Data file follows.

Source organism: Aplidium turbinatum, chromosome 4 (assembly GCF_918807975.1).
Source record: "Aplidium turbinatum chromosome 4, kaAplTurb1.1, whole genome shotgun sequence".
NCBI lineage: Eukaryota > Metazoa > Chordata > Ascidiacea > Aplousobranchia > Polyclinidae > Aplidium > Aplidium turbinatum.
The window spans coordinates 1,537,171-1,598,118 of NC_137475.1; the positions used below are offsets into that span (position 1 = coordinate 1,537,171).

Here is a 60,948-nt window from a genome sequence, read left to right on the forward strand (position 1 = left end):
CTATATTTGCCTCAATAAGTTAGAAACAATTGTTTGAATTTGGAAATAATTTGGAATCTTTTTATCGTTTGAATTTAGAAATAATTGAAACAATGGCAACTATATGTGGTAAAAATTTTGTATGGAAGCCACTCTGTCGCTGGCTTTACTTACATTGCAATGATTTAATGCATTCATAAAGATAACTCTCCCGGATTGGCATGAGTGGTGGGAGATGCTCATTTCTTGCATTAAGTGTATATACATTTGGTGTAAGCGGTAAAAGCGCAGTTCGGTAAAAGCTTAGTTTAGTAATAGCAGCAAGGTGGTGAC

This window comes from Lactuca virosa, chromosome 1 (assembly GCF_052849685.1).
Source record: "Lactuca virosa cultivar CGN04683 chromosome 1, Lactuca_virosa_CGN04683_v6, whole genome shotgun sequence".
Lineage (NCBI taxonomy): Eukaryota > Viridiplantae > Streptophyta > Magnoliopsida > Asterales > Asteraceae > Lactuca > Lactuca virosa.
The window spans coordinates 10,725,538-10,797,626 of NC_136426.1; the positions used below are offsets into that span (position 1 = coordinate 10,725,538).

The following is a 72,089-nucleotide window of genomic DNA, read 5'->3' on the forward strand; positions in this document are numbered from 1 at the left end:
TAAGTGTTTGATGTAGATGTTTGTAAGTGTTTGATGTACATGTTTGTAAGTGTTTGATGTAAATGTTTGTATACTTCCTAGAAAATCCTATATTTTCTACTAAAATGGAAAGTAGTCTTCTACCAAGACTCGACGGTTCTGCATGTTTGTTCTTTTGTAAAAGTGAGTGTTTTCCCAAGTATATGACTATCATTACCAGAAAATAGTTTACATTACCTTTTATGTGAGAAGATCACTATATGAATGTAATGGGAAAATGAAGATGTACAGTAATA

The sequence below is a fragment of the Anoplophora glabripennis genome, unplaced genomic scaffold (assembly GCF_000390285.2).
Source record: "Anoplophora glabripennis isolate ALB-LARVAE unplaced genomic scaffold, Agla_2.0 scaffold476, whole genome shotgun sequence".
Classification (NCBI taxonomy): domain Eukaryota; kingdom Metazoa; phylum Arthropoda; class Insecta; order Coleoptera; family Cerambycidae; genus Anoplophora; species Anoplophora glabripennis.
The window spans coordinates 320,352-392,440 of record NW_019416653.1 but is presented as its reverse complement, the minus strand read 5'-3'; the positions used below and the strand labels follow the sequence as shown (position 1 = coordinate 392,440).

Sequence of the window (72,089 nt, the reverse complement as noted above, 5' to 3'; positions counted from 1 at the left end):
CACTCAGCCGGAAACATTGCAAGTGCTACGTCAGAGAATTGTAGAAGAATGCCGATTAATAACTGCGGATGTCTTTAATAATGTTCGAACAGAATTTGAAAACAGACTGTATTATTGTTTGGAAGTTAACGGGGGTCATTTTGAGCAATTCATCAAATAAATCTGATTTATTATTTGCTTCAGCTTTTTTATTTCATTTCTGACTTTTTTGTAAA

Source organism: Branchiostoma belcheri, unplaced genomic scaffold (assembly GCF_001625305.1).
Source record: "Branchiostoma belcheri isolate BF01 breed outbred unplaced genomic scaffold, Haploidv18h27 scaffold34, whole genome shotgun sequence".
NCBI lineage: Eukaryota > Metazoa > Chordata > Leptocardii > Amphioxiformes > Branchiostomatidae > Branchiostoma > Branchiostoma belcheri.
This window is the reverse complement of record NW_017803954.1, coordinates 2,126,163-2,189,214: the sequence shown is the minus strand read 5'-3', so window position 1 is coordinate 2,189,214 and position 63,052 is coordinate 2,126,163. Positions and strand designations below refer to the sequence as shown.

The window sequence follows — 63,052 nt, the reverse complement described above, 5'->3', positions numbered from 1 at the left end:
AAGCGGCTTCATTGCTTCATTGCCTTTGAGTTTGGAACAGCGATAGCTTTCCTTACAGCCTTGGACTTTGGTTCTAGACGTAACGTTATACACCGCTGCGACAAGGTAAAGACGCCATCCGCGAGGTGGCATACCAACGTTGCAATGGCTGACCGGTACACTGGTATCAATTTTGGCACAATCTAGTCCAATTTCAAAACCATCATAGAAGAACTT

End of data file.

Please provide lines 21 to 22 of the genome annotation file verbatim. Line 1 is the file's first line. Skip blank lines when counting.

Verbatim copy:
NCBI lineage: Eukaryota > Metazoa > Chordata > Leptocardii > Amphioxiformes > Branchiostomatidae > Branchiostoma > Branchiostoma belcheri.
This window is the reverse complement of record NW_017803954.1, coordinates 2,126,163-2,189,214: the sequence shown is the minus strand read 5'-3', so window position 1 is coordinate 2,189,214 and position 63,052 is coordinate 2,126,163. Positions and strand designations below refer to the sequence as shown.